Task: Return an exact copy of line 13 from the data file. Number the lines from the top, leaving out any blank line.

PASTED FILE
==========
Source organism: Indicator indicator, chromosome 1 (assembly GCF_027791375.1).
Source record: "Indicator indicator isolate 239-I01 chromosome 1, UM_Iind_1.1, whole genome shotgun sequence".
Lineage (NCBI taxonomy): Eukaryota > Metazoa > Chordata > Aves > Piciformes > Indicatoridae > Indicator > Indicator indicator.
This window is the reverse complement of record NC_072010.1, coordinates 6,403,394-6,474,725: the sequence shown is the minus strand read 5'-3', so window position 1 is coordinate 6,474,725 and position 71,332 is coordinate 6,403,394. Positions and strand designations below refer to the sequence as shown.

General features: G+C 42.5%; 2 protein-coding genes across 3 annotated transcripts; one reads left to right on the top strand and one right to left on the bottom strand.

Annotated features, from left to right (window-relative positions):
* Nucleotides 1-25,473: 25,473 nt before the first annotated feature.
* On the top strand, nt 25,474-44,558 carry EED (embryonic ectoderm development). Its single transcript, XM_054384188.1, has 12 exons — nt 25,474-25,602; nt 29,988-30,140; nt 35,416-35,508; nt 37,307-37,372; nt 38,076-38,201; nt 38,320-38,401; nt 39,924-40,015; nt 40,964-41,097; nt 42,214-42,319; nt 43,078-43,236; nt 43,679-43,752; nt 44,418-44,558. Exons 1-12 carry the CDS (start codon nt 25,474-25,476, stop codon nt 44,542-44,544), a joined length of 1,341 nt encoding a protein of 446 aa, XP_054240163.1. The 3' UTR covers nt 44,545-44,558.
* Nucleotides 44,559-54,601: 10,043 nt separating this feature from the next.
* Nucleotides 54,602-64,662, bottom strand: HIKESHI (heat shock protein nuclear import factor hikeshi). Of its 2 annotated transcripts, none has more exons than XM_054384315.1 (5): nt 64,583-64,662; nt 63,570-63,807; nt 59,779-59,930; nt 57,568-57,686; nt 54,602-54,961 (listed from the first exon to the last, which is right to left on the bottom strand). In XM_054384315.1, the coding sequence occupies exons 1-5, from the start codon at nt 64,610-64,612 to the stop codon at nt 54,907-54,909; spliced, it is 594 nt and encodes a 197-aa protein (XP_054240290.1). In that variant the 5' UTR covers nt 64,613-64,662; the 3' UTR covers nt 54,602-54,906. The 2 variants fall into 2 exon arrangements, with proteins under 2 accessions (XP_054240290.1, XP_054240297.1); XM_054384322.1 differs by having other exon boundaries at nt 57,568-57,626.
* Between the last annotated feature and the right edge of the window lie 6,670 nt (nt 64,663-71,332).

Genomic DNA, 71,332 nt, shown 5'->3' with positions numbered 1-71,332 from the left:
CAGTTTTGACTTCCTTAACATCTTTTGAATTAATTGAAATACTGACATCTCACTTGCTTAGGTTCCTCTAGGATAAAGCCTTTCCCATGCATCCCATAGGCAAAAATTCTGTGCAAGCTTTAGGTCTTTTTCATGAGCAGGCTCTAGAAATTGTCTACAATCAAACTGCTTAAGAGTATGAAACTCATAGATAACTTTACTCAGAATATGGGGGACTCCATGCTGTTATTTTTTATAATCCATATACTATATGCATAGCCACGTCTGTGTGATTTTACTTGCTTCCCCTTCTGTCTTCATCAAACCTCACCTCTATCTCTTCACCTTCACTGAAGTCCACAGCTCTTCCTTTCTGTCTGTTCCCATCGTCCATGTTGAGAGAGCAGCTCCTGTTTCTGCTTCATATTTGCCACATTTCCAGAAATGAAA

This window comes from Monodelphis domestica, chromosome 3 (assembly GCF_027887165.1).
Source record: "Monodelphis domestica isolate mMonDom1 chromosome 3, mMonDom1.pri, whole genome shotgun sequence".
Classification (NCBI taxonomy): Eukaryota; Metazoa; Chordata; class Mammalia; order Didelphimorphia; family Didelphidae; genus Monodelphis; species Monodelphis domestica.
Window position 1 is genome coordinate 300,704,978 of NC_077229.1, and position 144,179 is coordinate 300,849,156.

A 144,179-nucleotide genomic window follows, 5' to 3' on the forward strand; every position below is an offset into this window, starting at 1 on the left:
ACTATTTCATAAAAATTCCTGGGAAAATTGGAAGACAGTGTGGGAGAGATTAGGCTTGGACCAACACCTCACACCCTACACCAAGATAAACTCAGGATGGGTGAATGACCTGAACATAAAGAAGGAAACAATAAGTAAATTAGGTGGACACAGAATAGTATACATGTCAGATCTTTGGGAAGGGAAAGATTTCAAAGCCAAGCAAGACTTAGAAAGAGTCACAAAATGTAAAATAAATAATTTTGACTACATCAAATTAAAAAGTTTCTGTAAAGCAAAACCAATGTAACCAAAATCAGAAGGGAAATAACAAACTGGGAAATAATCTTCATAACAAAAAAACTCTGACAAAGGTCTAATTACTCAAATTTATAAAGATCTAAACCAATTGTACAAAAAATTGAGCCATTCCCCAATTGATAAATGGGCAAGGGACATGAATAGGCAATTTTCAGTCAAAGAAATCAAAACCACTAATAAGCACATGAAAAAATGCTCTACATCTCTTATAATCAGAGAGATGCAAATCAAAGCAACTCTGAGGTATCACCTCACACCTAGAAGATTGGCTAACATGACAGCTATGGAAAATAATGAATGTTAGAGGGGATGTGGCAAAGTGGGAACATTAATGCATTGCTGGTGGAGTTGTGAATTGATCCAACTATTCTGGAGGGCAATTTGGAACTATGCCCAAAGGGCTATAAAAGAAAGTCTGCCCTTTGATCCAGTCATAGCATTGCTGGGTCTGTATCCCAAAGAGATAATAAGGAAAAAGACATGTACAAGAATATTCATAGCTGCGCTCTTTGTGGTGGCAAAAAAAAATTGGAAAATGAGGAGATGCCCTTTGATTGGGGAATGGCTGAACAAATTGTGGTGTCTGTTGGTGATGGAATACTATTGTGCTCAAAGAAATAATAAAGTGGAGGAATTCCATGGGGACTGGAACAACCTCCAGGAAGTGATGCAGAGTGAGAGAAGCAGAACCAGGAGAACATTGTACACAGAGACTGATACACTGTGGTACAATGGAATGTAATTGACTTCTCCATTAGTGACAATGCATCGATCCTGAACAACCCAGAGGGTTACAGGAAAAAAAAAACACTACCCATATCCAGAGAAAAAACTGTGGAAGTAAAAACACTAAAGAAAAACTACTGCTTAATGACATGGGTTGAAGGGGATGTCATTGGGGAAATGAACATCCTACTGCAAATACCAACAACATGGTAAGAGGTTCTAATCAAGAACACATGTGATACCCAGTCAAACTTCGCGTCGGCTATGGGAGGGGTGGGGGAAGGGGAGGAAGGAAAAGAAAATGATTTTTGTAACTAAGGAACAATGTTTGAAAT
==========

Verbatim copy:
CAGTTTTGACTTCCTTAACATCTTTTGAATTAATTGAAATACTGACATCTCACTTGCTTAGGTTCCTCTAGGATAAAGCCTTTCCCATGCATCCCATAGGCAAAAATTCTGTGCAAGCTTTAGGTCTTTTTCATGAGCAGGCTCTAGAAATTGTCTACAATCAAACTGCTTAAGAGTATGAAACTCATAGATAACTTTACTCAGAATATGGGGGACTCCATGCTGTTATTTTTTATAATCCATATACTATATGCATAGCCACGTCTGTGTGATTTTACTTGCTTCCCCTTCTGTCTTCATCAAACCTCACCTCTATCTCTTCACCTTCACTGAAGTCCACAGCTCTTCCTTTCTGTCTGTTCCCATCGTCCATGTTGAGAGAGCAGCTCCTGTTTCTGCTTCATATTTGCCACATTTCCAGAAATGAAA